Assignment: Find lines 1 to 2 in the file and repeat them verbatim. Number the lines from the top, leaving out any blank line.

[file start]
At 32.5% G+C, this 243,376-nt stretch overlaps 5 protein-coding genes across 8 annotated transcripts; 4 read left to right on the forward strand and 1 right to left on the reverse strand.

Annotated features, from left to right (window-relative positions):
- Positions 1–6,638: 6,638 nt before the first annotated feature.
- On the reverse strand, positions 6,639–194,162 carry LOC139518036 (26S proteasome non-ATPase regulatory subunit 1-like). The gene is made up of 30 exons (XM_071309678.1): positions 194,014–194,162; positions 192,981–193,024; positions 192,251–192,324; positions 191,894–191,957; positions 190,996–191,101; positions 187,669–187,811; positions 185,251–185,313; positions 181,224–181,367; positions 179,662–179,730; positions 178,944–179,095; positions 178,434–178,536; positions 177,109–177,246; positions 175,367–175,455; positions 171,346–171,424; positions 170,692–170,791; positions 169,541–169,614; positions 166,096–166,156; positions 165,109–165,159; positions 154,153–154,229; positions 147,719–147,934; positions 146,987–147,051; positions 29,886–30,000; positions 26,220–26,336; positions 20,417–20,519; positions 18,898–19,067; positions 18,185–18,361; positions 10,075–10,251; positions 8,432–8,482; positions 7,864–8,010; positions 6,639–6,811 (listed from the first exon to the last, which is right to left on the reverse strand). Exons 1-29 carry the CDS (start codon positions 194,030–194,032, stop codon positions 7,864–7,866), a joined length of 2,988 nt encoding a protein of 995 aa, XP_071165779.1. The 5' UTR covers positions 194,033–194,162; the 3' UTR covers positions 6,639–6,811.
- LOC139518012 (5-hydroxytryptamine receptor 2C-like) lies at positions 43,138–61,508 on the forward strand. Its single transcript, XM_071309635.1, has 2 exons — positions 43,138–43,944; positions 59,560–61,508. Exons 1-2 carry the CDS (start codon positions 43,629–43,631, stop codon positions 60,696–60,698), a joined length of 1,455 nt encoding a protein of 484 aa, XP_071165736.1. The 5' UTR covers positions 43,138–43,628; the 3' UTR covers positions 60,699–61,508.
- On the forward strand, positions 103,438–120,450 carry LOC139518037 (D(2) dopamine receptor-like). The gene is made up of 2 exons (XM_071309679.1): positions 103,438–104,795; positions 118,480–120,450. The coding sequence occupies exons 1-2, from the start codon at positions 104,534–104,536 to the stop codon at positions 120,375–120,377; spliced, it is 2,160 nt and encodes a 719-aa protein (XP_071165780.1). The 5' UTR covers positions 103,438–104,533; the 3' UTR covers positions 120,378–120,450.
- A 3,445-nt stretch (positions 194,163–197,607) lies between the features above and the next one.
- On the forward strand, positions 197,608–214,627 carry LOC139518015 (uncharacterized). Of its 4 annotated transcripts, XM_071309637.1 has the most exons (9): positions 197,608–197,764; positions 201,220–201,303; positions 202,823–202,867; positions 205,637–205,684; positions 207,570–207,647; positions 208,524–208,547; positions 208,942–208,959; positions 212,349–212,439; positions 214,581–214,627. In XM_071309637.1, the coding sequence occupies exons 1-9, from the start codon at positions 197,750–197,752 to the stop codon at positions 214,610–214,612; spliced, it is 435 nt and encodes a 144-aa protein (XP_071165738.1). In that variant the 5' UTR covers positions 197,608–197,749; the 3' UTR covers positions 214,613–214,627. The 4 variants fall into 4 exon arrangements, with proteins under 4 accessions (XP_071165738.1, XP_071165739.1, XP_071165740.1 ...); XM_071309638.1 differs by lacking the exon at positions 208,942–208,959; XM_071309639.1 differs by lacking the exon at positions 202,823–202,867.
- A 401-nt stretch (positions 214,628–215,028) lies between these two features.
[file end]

At 32.5% G+C, this 243,376-nt stretch overlaps 5 protein-coding genes across 8 annotated transcripts; 4 read left to right on the forward strand and 1 right to left on the reverse strand.

Annotated features, from left to right (window-relative positions):